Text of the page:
Visiting a blog that addresses your core readership is something that can help sales even if you only have a single title. This is especially true for a memoir or personal journey story.
High profile writing blogs like this one are all well and good, but you'll do much better targeting smaller blogs that address your core audience.
If you've written a cancer survival story or a war memoir or a "wo/man vs. nature" story, Google your subject matter and visit as many blogs as you can find that deal with cancer support or Veterans issues or wilderness travel or whatever. Comment on those blogs. Get to know the bloggers. Then ask if you can be a guest.
Blog tours still work for some authors, so you might consider paying for a professional blog tour for your first book launch. But be aware that reviews that come from paid blog tours can't be posted on Amazon, and the bloggers don't get paid even though the tour organizer does. This means you might not get as much enthusiasm as you think you've paid for. (I've also heard of host bloggers asking for reviews or other quid pro quo reciprocation: stay away from any blogger who makes that kind of demand.)
If you're already here in the blogosphere, you may be able to organize your own blog tour simply by networking with your friends. Want to meet other writer-bloggers who might want to host you? Join the Insecure Writers Support Group, a fantastic blog group started by bestselling SciFi author Alex J. Cavanaugh.
Nonfiction writers: Guest blogging can be one of your most effective marketing tools, so you can get a lot of milage from networking and visiting other blogs.
3) Get some short work published (and enter contests.)
Getting your work in a vetted journal or winning a contest gives you a stamp of approval. It shows publishers, agents, and/or readers that somebody besides you and your mom think you can write. It can also make money, as I wrote in my article for Writer's Digest, 9 Ways Writing Short Fiction Can Pay off For Authors.
Some literary magazines take novel excerpts. If you've self-published your book, you can place bits of your book that work as stand-alones and mention they're part of a larger work. (Don't try to do this if you're querying, though, because it may violate a potential contract.)
Winning contests and getting short pieces published can also boost your self-esteem (and sometimes fill your wallet.) This is why I always include "opportunity alerts" at the bottom of each blogpost. These can be stepping stones to a successful career.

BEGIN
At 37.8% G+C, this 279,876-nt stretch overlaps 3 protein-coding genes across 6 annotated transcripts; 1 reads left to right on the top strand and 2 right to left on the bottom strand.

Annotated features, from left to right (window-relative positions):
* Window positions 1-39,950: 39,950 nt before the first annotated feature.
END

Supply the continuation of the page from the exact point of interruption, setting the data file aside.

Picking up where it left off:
And two weeks ago, the wonderful Jodie Renner gave a step-by-step instruction on how to write a prize-worth short story.
If you skip the short story step, you may find it a lot harder to get your work discovered.
Nonfiction writers: Nothing establishes you as an expert better than getting your work published in a major journal in your field. Don't worry about how much it pays or the circulation numbers as much as the prestige involved and how closely it targets your audience.
4) Run a sale or countdown (if you're in KDP Select) and advertise the sale in bargain ebook newsletters.
Bookbub is the Rolls Royce of bargain-ebook newsletters, but it's very expensive and so selective they reject most applicants. But there are many others to choose from. Try Fussy Librarian, EBookSoda, EBookBargainsUK, Kindle Nation Daily, E-ReaderNews Today, Pixel of Ink or any of the new ones popping up all the time.
Ruth Harris has a rundown of some of the most popular newsletters in her post, Writer's Toolkit #4: How to Sell Your EBook
Here's another great overview from Cheryl Bradshaw .
And Molly Greene wrote an enlightening post about using something called Book Marketing Tools that submits your 99c book to over 30 sites for a flat fee of only $15.
But remember every genre is different. Fussy Librarian does very well for cozies and women sleuths, and another may be better for thrillers or nonfiction.
NOTE: if you have only one book, do not offer it free. Free samples only work if you have other products to sell. Otherwise you're just giving away the store. A 99c countdown works best if you're in KDP Select.
5) Network with your fellow authors for joint promotions.
One of the best sales tools these days is the multi-author boxed set, joint promo, or anthology. My newly-relaunched career got a huge boost in 2011 when I was invited to be part of the Indie Chicks Anthology, which showcased 25 indie authors.
Later a single weekend 99c promo put on by the "Official Chick Lit" Facebook group gave me the boost I needed to get onto some major bestseller lists. Joining with authors in your genre for a well-organized promo like this will put you on "also bought" lists of other authors in your genre on Amazon, so it can give you a huge ratings surge.
Most recently, I was in the "Six-Pack of Sleuths" boxed set that made some nice money for all of us and gave us all a jump in sales. The month after it came out, my author rank was in the top 150 mystery authors on Amazon.
So how do you get to be part of these promotions?
You have to be invited.
How does that happen?
You make friends with other authors in your genre. I can't emphasize enough how important this can be to your career.